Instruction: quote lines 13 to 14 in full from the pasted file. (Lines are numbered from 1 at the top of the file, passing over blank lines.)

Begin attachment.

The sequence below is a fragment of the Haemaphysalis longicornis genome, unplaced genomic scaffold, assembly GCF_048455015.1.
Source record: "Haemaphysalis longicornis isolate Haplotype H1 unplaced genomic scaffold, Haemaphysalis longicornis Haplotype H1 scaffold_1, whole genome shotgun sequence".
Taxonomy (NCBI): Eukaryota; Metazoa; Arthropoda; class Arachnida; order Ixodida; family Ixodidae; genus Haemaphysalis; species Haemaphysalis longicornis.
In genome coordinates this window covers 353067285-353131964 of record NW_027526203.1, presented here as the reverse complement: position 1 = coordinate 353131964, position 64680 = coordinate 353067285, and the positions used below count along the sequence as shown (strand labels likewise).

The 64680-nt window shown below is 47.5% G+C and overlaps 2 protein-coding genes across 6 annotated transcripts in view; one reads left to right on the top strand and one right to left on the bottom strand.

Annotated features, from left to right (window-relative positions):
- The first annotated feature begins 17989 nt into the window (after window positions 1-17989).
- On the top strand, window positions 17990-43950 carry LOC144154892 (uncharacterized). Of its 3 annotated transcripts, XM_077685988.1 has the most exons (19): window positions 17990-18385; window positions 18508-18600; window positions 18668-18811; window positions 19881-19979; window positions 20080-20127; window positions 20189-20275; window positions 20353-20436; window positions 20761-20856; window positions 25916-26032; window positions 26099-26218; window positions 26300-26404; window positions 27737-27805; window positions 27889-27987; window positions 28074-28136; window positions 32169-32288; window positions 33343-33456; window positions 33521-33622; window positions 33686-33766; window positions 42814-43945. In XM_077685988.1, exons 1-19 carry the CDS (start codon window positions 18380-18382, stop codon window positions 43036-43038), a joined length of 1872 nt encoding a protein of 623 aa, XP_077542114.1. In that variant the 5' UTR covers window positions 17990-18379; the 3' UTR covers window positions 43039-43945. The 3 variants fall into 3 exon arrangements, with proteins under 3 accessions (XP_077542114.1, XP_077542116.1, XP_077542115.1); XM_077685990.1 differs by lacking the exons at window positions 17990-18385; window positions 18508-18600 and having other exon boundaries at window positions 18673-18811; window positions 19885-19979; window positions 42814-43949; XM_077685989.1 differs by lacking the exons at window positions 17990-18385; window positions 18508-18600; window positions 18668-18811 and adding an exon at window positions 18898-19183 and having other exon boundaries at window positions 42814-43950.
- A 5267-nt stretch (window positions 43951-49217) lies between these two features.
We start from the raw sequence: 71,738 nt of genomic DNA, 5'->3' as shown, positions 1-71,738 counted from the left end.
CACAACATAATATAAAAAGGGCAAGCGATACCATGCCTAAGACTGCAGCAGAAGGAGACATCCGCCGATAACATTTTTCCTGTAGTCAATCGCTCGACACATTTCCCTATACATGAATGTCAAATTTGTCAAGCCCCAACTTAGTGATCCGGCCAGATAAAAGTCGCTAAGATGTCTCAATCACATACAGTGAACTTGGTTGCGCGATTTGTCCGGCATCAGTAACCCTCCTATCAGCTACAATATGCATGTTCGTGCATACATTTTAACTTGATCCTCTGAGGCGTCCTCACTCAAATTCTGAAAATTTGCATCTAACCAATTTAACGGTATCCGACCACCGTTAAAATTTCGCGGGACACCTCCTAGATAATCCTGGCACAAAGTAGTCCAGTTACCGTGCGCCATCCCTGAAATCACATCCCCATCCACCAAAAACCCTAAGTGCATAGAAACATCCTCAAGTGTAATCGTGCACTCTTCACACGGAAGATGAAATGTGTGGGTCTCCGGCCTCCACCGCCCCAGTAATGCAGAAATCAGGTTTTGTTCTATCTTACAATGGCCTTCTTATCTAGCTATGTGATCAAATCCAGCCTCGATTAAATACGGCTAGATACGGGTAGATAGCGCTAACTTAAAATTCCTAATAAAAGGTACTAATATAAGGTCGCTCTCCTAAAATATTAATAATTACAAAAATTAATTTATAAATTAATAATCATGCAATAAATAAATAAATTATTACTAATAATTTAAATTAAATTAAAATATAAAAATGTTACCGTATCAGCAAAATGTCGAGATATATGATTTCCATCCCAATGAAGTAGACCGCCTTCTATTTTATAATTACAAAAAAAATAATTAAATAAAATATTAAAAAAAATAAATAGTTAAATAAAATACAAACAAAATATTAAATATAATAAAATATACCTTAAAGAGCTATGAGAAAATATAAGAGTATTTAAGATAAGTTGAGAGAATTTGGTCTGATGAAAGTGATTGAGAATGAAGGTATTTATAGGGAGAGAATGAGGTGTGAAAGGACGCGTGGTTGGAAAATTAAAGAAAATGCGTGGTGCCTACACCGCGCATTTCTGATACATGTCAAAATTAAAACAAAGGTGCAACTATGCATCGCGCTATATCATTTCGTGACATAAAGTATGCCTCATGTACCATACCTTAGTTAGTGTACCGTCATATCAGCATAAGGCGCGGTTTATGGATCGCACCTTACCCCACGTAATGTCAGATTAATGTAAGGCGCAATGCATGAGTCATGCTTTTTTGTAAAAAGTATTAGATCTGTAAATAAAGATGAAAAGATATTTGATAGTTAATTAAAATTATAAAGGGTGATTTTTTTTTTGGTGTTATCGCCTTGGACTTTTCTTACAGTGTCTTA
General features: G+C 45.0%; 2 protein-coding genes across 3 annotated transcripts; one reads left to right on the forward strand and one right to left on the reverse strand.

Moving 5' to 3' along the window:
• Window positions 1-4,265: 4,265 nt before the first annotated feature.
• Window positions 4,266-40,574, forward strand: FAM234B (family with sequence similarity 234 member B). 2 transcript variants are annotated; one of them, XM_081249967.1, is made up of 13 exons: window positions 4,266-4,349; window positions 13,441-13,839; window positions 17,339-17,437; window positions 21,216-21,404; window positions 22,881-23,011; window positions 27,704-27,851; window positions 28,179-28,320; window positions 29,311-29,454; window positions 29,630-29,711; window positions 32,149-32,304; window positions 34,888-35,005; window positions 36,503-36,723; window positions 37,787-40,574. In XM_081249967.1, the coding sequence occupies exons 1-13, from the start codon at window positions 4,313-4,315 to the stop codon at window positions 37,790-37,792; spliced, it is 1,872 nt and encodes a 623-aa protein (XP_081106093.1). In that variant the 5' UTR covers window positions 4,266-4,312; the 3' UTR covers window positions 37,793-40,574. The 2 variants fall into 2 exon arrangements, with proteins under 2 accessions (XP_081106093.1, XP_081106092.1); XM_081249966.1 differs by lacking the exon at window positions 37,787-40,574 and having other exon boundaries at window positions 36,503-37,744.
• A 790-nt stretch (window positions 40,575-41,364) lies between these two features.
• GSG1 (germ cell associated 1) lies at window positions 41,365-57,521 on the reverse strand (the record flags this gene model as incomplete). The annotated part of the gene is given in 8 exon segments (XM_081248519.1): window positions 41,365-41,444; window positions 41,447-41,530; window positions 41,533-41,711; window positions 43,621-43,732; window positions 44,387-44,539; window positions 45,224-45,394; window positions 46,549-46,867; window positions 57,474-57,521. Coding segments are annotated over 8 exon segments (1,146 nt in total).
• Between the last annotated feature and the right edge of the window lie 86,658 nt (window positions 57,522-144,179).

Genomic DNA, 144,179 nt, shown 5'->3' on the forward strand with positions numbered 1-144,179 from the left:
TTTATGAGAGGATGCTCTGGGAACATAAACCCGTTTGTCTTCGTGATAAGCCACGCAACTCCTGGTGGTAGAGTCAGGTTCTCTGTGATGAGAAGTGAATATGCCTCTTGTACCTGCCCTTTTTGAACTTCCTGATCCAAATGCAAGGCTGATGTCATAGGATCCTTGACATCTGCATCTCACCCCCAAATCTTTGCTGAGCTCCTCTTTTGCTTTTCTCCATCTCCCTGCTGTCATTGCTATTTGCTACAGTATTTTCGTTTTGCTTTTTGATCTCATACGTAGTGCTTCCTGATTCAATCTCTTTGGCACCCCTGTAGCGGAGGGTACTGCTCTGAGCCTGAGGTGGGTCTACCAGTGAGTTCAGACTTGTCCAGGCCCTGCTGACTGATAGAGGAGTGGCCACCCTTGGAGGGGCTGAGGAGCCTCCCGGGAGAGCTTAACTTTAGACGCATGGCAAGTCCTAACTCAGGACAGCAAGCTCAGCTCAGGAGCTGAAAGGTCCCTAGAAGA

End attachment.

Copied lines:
Moving 5' to 3' along the window:
• Window positions 1-4,265: 4,265 nt before the first annotated feature.